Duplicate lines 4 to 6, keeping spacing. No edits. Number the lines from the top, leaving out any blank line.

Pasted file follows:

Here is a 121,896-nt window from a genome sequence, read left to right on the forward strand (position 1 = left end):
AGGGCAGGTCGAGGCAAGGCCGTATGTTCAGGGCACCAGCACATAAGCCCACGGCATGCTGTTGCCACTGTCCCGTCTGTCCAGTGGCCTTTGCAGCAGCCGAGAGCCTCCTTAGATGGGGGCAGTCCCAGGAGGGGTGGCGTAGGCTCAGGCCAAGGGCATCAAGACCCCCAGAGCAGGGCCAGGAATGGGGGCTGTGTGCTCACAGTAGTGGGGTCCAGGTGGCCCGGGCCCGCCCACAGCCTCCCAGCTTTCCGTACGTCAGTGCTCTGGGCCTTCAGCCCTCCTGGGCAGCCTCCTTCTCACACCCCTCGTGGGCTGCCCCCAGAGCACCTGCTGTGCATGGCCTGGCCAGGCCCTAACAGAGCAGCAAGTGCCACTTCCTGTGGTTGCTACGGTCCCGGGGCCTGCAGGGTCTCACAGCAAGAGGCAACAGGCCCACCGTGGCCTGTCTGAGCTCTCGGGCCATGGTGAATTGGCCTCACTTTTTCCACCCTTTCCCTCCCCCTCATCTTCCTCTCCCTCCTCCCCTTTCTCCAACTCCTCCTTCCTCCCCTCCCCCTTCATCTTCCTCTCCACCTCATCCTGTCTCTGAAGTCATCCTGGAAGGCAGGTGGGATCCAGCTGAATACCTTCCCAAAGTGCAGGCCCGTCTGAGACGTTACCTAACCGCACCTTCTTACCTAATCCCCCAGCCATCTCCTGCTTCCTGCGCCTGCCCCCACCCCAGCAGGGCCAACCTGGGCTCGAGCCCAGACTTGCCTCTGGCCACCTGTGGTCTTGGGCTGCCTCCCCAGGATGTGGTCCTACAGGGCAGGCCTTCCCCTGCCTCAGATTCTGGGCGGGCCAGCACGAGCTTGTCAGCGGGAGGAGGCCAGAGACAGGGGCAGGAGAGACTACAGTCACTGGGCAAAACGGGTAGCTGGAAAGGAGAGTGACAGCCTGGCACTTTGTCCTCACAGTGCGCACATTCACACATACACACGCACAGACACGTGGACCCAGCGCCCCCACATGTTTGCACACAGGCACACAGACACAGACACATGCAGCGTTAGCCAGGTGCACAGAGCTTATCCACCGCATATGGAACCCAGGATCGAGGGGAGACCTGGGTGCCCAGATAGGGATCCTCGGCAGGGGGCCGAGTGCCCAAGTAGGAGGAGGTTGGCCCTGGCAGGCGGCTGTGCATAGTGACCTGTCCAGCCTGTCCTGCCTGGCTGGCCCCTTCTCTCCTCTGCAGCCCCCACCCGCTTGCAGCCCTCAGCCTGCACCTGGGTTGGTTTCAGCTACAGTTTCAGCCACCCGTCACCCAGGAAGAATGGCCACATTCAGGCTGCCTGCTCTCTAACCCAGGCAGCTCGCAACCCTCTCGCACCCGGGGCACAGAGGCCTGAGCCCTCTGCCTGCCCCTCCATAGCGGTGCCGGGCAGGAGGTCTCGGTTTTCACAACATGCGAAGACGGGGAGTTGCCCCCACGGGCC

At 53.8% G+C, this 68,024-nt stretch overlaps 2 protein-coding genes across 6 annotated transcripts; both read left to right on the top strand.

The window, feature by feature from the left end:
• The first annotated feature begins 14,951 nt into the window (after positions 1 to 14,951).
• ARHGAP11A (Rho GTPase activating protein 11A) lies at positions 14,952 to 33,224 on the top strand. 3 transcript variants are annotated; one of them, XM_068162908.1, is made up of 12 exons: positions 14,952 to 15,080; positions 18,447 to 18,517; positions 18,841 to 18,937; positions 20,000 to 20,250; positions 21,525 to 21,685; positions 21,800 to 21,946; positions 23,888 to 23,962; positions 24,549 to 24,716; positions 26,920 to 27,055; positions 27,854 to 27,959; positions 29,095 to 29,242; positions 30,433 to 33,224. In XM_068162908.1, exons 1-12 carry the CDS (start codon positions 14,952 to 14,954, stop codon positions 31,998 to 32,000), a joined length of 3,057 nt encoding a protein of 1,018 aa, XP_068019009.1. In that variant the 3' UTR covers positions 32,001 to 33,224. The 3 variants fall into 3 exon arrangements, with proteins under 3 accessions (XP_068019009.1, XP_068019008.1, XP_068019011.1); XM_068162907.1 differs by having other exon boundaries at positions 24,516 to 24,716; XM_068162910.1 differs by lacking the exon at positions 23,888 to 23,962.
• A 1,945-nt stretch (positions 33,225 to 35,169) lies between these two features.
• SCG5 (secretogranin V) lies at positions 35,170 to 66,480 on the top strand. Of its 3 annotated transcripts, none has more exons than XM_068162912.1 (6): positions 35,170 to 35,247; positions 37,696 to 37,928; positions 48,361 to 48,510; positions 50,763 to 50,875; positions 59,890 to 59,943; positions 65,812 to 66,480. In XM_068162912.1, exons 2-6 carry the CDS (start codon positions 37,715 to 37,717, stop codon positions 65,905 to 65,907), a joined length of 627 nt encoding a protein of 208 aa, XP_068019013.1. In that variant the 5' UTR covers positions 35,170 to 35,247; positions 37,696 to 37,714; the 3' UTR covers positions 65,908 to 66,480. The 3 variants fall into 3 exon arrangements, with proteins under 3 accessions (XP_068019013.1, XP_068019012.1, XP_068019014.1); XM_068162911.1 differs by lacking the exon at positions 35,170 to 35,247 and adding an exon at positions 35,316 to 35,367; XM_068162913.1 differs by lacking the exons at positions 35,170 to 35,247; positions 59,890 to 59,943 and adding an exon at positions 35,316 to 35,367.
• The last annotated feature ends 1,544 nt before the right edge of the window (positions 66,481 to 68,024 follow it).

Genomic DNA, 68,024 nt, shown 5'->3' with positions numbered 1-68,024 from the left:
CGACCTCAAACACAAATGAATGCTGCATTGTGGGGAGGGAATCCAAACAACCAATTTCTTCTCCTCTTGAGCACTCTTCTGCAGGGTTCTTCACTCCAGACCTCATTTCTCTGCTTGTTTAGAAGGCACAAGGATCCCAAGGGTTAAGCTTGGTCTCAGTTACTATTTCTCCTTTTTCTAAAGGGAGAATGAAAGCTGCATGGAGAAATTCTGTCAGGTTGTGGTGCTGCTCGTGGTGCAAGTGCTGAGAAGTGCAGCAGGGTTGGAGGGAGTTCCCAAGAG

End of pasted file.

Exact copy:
The window, feature by feature from the left end:
• The first annotated feature begins 14,951 nt into the window (after positions 1 to 14,951).
• ARHGAP11A (Rho GTPase activating protein 11A) lies at positions 14,952 to 33,224 on the top strand. 3 transcript variants are annotated; one of them, XM_068162908.1, is made up of 12 exons: positions 14,952 to 15,080; positions 18,447 to 18,517; positions 18,841 to 18,937; positions 20,000 to 20,250; positions 21,525 to 21,685; positions 21,800 to 21,946; positions 23,888 to 23,962; positions 24,549 to 24,716; positions 26,920 to 27,055; positions 27,854 to 27,959; positions 29,095 to 29,242; positions 30,433 to 33,224. In XM_068162908.1, exons 1-12 carry the CDS (start codon positions 14,952 to 14,954, stop codon positions 31,998 to 32,000), a joined length of 3,057 nt encoding a protein of 1,018 aa, XP_068019009.1. In that variant the 3' UTR covers positions 32,001 to 33,224. The 3 variants fall into 3 exon arrangements, with proteins under 3 accessions (XP_068019009.1, XP_068019008.1, XP_068019011.1); XM_068162907.1 differs by having other exon boundaries at positions 24,516 to 24,716; XM_068162910.1 differs by lacking the exon at positions 23,888 to 23,962.